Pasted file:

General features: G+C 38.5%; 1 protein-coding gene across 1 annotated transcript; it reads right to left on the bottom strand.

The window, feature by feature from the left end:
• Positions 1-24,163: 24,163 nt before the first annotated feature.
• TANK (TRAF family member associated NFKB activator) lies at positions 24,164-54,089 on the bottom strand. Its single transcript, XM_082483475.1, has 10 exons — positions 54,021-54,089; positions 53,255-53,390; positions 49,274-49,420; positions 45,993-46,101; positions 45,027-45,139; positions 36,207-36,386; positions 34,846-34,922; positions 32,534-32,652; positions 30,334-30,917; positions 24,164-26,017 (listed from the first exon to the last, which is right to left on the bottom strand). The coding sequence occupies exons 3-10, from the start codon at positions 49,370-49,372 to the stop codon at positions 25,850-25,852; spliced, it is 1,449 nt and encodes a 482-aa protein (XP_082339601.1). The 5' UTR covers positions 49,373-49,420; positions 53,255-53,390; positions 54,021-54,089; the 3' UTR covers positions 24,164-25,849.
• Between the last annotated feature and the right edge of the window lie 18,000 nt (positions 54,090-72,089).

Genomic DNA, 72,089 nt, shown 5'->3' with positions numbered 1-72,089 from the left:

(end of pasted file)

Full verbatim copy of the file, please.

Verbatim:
General features: G+C 38.5%; 1 protein-coding gene across 1 annotated transcript; it reads right to left on the bottom strand.

The window, feature by feature from the left end:
• Positions 1-24,163: 24,163 nt before the first annotated feature.
• TANK (TRAF family member associated NFKB activator) lies at positions 24,164-54,089 on the bottom strand. Its single transcript, XM_082483475.1, has 10 exons — positions 54,021-54,089; positions 53,255-53,390; positions 49,274-49,420; positions 45,993-46,101; positions 45,027-45,139; positions 36,207-36,386; positions 34,846-34,922; positions 32,534-32,652; positions 30,334-30,917; positions 24,164-26,017 (listed from the first exon to the last, which is right to left on the bottom strand). The coding sequence occupies exons 3-10, from the start codon at positions 49,370-49,372 to the stop codon at positions 25,850-25,852; spliced, it is 1,449 nt and encodes a 482-aa protein (XP_082339601.1). The 5' UTR covers positions 49,373-49,420; positions 53,255-53,390; positions 54,021-54,089; the 3' UTR covers positions 24,164-25,849.
• Between the last annotated feature and the right edge of the window lie 18,000 nt (positions 54,090-72,089).

Genomic DNA, 72,089 nt, shown 5'->3' with positions numbered 1-72,089 from the left: